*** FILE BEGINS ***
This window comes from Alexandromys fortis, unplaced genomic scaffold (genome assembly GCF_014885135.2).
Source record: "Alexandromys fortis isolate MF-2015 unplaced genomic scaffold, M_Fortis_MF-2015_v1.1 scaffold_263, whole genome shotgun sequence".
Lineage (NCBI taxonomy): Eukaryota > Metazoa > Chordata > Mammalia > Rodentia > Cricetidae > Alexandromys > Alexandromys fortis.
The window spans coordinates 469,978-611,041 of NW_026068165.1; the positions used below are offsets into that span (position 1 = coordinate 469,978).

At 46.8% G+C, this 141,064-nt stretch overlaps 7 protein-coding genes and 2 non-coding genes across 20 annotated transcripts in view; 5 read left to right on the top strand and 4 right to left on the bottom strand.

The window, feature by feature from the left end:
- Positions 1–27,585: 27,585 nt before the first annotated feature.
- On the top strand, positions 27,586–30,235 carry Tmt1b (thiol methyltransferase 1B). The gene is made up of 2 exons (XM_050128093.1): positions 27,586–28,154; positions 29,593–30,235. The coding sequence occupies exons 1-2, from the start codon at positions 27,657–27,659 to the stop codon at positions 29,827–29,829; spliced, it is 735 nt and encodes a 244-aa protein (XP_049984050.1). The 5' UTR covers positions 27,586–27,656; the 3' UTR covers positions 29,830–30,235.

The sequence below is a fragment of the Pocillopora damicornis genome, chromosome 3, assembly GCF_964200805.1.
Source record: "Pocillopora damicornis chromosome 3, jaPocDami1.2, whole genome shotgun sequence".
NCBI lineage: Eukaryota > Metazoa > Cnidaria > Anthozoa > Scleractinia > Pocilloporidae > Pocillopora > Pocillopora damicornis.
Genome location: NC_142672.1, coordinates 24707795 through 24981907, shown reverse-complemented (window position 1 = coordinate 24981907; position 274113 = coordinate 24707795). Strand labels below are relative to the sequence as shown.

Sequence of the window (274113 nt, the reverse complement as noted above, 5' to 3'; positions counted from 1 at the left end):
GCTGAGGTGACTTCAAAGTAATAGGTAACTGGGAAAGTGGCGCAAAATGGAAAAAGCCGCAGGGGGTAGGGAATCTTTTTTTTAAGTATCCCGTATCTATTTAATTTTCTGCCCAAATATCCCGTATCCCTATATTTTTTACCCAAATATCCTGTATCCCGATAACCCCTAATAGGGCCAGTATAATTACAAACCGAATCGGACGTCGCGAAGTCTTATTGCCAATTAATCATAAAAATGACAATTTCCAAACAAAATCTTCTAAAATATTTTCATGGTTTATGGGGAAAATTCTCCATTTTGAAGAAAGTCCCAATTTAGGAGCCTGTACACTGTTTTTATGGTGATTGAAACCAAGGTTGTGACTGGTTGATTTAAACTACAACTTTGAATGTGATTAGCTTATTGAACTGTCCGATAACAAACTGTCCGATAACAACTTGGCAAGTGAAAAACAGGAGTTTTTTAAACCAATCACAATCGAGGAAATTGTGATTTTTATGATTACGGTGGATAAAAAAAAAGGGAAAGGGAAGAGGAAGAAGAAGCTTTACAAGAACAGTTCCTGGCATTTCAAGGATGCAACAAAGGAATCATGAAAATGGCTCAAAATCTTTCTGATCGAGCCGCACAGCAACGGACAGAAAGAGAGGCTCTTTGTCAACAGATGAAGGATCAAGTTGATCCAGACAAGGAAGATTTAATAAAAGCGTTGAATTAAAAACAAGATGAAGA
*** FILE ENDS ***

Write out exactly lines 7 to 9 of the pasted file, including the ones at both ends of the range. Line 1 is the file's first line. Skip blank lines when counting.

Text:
- Positions 1–27,585: 27,585 nt before the first annotated feature.
- On the top strand, positions 27,586–30,235 carry Tmt1b (thiol methyltransferase 1B). The gene is made up of 2 exons (XM_050128093.1): positions 27,586–28,154; positions 29,593–30,235. The coding sequence occupies exons 1-2, from the start codon at positions 27,657–27,659 to the stop codon at positions 29,827–29,829; spliced, it is 735 nt and encodes a 244-aa protein (XP_049984050.1). The 5' UTR covers positions 27,586–27,656; the 3' UTR covers positions 29,830–30,235.

The sequence below is a fragment of the Pocillopora damicornis genome, chromosome 3, assembly GCF_964200805.1.